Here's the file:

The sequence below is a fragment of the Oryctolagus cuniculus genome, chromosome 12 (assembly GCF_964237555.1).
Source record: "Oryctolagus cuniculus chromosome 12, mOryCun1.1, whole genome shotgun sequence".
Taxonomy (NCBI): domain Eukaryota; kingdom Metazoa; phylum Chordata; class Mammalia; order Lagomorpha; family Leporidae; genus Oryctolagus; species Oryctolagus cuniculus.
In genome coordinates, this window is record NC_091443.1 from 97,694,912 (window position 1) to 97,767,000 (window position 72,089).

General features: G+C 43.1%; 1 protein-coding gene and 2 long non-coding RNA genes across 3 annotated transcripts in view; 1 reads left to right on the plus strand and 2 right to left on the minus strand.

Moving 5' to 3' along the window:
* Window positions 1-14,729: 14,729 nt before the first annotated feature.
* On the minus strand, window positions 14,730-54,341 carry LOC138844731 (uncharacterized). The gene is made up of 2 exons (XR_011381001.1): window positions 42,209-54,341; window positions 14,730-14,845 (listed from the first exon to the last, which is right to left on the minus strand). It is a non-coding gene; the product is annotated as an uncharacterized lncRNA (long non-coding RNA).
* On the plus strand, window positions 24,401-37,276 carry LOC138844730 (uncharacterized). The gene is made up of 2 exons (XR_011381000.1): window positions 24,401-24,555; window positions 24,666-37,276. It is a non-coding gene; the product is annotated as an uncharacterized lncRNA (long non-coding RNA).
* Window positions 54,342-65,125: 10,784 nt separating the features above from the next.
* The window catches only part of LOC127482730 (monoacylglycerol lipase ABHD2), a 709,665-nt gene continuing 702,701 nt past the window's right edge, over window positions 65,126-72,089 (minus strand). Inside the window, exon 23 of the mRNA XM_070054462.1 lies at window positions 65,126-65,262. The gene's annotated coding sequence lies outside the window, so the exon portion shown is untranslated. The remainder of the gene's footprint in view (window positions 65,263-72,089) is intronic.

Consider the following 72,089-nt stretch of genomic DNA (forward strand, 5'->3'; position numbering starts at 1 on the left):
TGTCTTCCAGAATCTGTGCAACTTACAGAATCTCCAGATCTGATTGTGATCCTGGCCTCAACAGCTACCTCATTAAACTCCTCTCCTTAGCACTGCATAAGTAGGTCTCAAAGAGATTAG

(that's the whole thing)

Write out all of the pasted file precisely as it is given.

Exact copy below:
The sequence below is a fragment of the Oryctolagus cuniculus genome, chromosome 12 (assembly GCF_964237555.1).
Source record: "Oryctolagus cuniculus chromosome 12, mOryCun1.1, whole genome shotgun sequence".
Taxonomy (NCBI): domain Eukaryota; kingdom Metazoa; phylum Chordata; class Mammalia; order Lagomorpha; family Leporidae; genus Oryctolagus; species Oryctolagus cuniculus.
In genome coordinates, this window is record NC_091443.1 from 97,694,912 (window position 1) to 97,767,000 (window position 72,089).

General features: G+C 43.1%; 1 protein-coding gene and 2 long non-coding RNA genes across 3 annotated transcripts in view; 1 reads left to right on the plus strand and 2 right to left on the minus strand.

Moving 5' to 3' along the window:
* Window positions 1-14,729: 14,729 nt before the first annotated feature.
* On the minus strand, window positions 14,730-54,341 carry LOC138844731 (uncharacterized). The gene is made up of 2 exons (XR_011381001.1): window positions 42,209-54,341; window positions 14,730-14,845 (listed from the first exon to the last, which is right to left on the minus strand). It is a non-coding gene; the product is annotated as an uncharacterized lncRNA (long non-coding RNA).
* On the plus strand, window positions 24,401-37,276 carry LOC138844730 (uncharacterized). The gene is made up of 2 exons (XR_011381000.1): window positions 24,401-24,555; window positions 24,666-37,276. It is a non-coding gene; the product is annotated as an uncharacterized lncRNA (long non-coding RNA).
* Window positions 54,342-65,125: 10,784 nt separating the features above from the next.
* The window catches only part of LOC127482730 (monoacylglycerol lipase ABHD2), a 709,665-nt gene continuing 702,701 nt past the window's right edge, over window positions 65,126-72,089 (minus strand). Inside the window, exon 23 of the mRNA XM_070054462.1 lies at window positions 65,126-65,262. The gene's annotated coding sequence lies outside the window, so the exon portion shown is untranslated. The remainder of the gene's footprint in view (window positions 65,263-72,089) is intronic.

Consider the following 72,089-nt stretch of genomic DNA (forward strand, 5'->3'; position numbering starts at 1 on the left):
TGTCTTCCAGAATCTGTGCAACTTACAGAATCTCCAGATCTGATTGTGATCCTGGCCTCAACAGCTACCTCATTAAACTCCTCTCCTTAGCACTGCATAAGTAGGTCTCAAAGAGATTAG